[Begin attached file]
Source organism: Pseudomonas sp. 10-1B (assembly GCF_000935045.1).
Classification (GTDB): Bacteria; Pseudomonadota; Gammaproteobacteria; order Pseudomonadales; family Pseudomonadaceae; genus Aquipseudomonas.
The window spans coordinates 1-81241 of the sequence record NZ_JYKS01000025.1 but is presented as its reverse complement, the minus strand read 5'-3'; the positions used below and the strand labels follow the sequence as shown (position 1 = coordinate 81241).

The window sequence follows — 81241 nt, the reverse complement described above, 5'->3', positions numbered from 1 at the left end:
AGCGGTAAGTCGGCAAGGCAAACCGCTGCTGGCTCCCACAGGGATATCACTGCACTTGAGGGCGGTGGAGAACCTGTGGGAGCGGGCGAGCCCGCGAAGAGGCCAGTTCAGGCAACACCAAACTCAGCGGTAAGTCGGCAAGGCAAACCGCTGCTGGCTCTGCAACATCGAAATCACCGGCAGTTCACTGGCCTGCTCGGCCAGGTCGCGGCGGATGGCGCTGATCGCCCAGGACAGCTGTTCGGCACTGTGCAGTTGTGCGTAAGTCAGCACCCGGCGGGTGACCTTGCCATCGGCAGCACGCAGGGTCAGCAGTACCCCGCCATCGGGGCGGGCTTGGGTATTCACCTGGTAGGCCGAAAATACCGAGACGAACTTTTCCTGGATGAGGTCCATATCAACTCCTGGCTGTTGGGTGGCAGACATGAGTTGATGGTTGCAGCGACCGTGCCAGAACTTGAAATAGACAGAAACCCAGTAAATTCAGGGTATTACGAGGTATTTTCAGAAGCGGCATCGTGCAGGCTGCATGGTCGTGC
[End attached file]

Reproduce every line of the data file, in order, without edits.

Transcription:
Source organism: Pseudomonas sp. 10-1B (assembly GCF_000935045.1).
Classification (GTDB): Bacteria; Pseudomonadota; Gammaproteobacteria; order Pseudomonadales; family Pseudomonadaceae; genus Aquipseudomonas.
The window spans coordinates 1-81241 of the sequence record NZ_JYKS01000025.1 but is presented as its reverse complement, the minus strand read 5'-3'; the positions used below and the strand labels follow the sequence as shown (position 1 = coordinate 81241).

The window sequence follows — 81241 nt, the reverse complement described above, 5'->3', positions numbered from 1 at the left end:
AGCGGTAAGTCGGCAAGGCAAACCGCTGCTGGCTCCCACAGGGATATCACTGCACTTGAGGGCGGTGGAGAACCTGTGGGAGCGGGCGAGCCCGCGAAGAGGCCAGTTCAGGCAACACCAAACTCAGCGGTAAGTCGGCAAGGCAAACCGCTGCTGGCTCTGCAACATCGAAATCACCGGCAGTTCACTGGCCTGCTCGGCCAGGTCGCGGCGGATGGCGCTGATCGCCCAGGACAGCTGTTCGGCACTGTGCAGTTGTGCGTAAGTCAGCACCCGGCGGGTGACCTTGCCATCGGCAGCACGCAGGGTCAGCAGTACCCCGCCATCGGGGCGGGCTTGGGTATTCACCTGGTAGGCCGAAAATACCGAGACGAACTTTTCCTGGATGAGGTCCATATCAACTCCTGGCTGTTGGGTGGCAGACATGAGTTGATGGTTGCAGCGACCGTGCCAGAACTTGAAATAGACAGAAACCCAGTAAATTCAGGGTATTACGAGGTATTTTCAGAAGCGGCATCGTGCAGGCTGCATGGTCGTGC